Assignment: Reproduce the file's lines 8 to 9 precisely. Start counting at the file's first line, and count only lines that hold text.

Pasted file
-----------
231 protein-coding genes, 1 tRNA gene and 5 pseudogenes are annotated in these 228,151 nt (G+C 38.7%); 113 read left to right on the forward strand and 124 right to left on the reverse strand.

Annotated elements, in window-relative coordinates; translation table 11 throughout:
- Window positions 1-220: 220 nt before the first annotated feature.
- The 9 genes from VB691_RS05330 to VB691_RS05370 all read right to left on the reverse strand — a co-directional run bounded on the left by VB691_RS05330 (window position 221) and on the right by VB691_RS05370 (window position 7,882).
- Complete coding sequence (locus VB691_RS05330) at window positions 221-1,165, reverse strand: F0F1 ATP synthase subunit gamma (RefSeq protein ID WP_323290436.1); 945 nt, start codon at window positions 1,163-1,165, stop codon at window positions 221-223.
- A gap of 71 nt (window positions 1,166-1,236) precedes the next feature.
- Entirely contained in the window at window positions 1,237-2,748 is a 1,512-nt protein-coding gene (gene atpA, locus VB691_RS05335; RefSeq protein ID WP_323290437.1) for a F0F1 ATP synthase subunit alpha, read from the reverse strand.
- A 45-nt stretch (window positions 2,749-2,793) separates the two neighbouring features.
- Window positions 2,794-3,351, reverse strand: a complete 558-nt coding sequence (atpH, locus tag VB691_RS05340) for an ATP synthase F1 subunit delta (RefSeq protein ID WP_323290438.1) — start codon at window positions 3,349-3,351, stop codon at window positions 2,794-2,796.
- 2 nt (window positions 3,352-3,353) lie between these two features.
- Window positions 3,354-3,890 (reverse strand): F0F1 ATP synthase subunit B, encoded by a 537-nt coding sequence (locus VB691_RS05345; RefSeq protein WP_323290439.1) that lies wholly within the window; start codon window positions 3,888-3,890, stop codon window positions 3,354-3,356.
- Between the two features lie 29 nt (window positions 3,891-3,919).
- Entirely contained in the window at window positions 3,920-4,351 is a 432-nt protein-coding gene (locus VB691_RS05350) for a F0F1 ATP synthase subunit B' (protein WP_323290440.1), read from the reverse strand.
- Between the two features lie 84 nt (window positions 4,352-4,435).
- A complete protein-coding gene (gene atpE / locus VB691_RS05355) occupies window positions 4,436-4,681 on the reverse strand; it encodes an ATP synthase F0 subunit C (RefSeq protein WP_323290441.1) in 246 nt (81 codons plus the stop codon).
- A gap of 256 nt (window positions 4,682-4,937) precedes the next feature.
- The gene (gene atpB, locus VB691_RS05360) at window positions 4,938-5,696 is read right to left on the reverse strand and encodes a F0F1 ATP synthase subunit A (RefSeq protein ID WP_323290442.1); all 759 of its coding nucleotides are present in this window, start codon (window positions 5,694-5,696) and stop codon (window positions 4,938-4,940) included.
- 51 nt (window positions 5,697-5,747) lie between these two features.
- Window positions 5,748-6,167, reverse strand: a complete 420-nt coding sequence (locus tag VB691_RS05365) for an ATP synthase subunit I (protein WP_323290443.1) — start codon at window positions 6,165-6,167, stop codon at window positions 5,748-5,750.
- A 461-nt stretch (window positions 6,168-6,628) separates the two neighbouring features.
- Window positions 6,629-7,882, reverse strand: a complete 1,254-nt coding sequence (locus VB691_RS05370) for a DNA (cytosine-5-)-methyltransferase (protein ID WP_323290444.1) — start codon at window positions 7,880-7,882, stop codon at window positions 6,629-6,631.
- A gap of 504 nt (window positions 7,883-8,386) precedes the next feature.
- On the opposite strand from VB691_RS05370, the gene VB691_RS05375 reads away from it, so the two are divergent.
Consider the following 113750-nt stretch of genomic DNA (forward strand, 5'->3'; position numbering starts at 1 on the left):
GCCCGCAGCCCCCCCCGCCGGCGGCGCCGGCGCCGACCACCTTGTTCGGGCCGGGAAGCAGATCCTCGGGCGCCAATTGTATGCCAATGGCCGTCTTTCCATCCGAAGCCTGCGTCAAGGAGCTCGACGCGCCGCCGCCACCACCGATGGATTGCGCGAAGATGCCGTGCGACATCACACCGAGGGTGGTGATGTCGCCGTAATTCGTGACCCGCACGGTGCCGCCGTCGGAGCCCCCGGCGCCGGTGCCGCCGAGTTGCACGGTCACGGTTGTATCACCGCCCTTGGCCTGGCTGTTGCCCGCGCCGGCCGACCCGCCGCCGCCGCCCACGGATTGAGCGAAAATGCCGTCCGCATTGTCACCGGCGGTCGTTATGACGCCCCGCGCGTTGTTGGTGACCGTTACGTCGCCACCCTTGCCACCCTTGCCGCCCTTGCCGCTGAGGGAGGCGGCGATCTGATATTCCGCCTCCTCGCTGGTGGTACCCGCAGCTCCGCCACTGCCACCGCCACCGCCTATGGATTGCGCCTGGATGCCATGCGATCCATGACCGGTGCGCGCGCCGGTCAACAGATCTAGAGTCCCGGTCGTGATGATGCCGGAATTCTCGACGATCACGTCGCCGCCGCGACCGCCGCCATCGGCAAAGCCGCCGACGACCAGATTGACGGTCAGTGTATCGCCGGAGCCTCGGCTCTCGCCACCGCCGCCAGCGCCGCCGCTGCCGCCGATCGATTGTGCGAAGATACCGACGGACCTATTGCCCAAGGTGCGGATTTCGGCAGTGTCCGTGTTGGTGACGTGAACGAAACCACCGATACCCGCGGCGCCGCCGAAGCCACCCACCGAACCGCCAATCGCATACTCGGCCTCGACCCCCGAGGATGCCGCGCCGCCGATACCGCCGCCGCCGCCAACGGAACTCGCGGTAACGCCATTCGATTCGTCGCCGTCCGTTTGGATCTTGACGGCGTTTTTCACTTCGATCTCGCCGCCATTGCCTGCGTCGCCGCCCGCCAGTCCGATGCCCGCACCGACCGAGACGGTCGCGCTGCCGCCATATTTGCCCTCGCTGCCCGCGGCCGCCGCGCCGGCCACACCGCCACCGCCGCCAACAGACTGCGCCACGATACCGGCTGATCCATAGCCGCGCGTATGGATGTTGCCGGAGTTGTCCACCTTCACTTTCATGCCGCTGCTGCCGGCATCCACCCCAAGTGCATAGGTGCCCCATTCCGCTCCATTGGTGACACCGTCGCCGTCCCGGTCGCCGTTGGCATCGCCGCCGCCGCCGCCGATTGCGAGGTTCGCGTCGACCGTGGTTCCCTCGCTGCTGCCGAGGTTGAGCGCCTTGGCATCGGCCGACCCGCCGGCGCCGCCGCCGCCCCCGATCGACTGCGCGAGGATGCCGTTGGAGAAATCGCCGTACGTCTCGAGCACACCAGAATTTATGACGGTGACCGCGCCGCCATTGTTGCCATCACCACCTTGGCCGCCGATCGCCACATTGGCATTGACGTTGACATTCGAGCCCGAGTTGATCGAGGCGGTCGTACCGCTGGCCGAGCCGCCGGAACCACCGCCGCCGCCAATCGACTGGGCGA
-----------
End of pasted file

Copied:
- A 45-nt stretch (window positions 2,749-2,793) separates the two neighbouring features.
- Window positions 2,794-3,351, reverse strand: a complete 558-nt coding sequence (atpH, locus tag VB691_RS05340) for an ATP synthase F1 subunit delta (RefSeq protein ID WP_323290438.1) — start codon at window positions 3,349-3,351, stop codon at window positions 2,794-2,796.